HDHP maximum out-of-pocket amount


$7,500


$15,000

It’s important to note that not every HDHP is HSA-eligible. Besides meeting the deductible and out-of-pocket requirements, an eligible policy can’t offer any benefit beyond preventive care before meeting the annual deductible.

How do the new limits and guidelines compare with previous years’ limits?

Given the rising rate of inflation across the country, the IRS has consistently increased its limits to help mitigate its effects. However, the increases to the 2023 limits are much higher than in years past.

2022 HSA limits went up $50 for individuals with self-only coverage and by $100 for individuals with family coverage, compared with 2021 limits. When the 2023 guidelines were released, the limits rose another $200 and $450 respectively—much higher than the average increases.

For 2022, the minimum annual deductibles on HDHPs remained the same from 2021’s limits, while maximum out-of-pocket amounts increased by $50 for individuals with self-only coverage and by $100 for those with family coverage. 

For 2023, the minimum annual deductible went up $100 for individuals and $200 for families. The highest increase is with the maximum out-of-pocket amounts, where the limits rose $450 for individuals with self-only coverage and $900 for those with family coverage.

Here’s a chart to compare HSA contributions limits for 2021, 2022, and 2023:

 

2021

2022

2023



HSA contribution limit (company + employee)


Self-only: 

$3,600


Family: $7,200


Self-only: $3,650


Family: $7,300


Self-only: 

$3,850


Family: $7,750


HSA catch-up contributions (age 55+)


$1,000


$1,000


$1,000



HDHP minimum 

annual deductible


Self-only: 

$1,400


Family: $2,800


Self-only: $1,400


Family: $2,800


Self-only: $1,500


Family: $3,000



HDHP maximum out-of-pocket amount


Self-only: 

$7,000


Family: $14,000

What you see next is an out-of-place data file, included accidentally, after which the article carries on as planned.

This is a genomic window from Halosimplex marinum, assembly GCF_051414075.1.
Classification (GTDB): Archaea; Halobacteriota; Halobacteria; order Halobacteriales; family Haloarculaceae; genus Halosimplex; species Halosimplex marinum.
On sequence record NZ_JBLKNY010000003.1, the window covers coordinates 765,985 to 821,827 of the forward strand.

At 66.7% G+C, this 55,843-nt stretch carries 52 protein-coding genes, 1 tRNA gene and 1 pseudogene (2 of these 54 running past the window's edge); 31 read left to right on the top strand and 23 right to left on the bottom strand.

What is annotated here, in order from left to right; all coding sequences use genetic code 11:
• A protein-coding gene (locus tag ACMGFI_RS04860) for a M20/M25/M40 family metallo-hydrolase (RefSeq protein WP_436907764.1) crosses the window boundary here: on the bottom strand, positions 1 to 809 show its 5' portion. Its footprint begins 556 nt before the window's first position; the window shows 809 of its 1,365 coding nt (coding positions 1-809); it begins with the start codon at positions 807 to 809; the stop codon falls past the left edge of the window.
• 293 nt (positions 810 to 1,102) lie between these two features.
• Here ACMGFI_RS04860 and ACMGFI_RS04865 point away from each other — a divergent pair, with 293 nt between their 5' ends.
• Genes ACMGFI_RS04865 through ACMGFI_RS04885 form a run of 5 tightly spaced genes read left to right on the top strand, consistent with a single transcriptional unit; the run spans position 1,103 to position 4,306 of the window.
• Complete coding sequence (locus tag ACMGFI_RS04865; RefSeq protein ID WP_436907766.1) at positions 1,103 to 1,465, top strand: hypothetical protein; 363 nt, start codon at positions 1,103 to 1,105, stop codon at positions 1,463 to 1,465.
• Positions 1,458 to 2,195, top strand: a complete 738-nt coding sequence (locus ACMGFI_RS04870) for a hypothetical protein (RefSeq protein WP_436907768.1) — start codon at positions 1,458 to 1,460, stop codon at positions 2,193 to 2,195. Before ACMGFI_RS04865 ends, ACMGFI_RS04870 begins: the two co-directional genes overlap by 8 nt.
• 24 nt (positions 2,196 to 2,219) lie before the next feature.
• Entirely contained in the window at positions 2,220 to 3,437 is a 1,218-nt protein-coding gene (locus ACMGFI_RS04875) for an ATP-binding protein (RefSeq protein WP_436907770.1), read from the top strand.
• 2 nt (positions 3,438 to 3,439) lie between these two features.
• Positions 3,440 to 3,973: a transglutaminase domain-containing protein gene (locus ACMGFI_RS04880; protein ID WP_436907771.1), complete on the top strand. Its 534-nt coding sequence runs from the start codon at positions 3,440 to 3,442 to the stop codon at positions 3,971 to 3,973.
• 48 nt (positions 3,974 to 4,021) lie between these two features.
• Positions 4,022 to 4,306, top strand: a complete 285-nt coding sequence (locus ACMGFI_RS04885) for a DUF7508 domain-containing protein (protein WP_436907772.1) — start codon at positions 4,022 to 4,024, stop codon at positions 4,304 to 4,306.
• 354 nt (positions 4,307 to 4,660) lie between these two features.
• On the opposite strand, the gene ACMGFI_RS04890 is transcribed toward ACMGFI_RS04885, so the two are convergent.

Self-only: $7,050


Family: $14,100


Self-only: 

$7,500


Family: $15,00

Can I combine an HSA with other health benefits?

HSAs are an increasingly popular tax savings tool, and small employer contributions toward their employees’ HSAs can be a valuable part of employee health plans, helping them save even more on their out-of-pocket expenses.

However, HSAs are even more valuable when combined with a health reimbursement arrangement (HRA). With an HRA, small employers choose an allowance of tax-free money for employees to get reimbursed for qualifying medical expenses.

Learn how you can offer an HSA and an HRA together in our guide

Conclusion

Understanding HSA contribution rules and deductible limits is essential to making the most of the benefit, allowing both you and your employees to maximize contributions and get tax benefits and save on out-of-pocket expenses. An investment in your employees’ health benefits is the best way to show them you care about their health and wellbeing, as well as their  financial future, while also helping you recruit and retain top talent.

This article was originally published on May 19, 2021. It was last updated May 16, 2022.

Originally published on May 16, 2022. Last updated August 29, 2022.